They Should Get Killed (TSGK): This contrasts with TSDD and TSGC. The punishment comes from an external force.
A Note About the Pronoun “They”: As used here, “they” can refer to a single person or to many people. It can also be used as an abstract noun where it may refer to an economic or political outcome, or even a social movement. When used this way, the particular form of punishment is to be interpreted figuratively, not literally.
Leibsian epistemology mainly concerns itself with differentiating appearance from reality. It does not concern itself with the origin of knowledge.
Nothing With Nothing (NWN): This concept has strong affinities with Parmenides’ ex nihilo principle. It explains how, after examination, something that seems to exist does not, in fact, exist. This plays on the dual meaning of the word ‘nothing.’ It can mean, literally, the complete absence of being, that is, that something does not exist. But it can also refer to something that does exist. Therefore, NWN means that something that seems to exist doesn’t exist. Again, like some of the other fragments noted herein, the methodology used to determine the correct application of NWN is not known.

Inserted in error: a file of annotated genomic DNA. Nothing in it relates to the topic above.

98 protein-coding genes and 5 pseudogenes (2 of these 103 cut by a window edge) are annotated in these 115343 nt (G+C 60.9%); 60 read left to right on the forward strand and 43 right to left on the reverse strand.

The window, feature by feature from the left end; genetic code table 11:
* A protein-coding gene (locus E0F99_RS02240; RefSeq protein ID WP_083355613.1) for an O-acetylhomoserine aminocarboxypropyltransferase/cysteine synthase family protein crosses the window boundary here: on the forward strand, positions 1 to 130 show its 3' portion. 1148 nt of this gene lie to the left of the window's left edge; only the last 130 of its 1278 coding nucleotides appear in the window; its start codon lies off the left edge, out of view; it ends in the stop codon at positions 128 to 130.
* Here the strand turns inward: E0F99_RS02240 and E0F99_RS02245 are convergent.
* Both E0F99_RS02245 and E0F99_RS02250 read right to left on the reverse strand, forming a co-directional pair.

† They’re Full Of Shit (TFOS): This principle is used to classify evidence according to the Leibsian truth/falsity dichotomy. Conceptually related to NWN, it too deals with the question of appearance versus reality. Like NWN, the methodology used to determine whether evidence falls within the scope of the TFOS principle is not known. However, recent scholarship has shown that LMSIT (see entry “Let Me Say Is This”) was employed as a way to separate appearance from reality when determining the value of any particular piece of evidence. It is likely that TFOS and LMSIT performed complementary roles when determining whether something was really nothing (see entry “Nothing With Nothing”).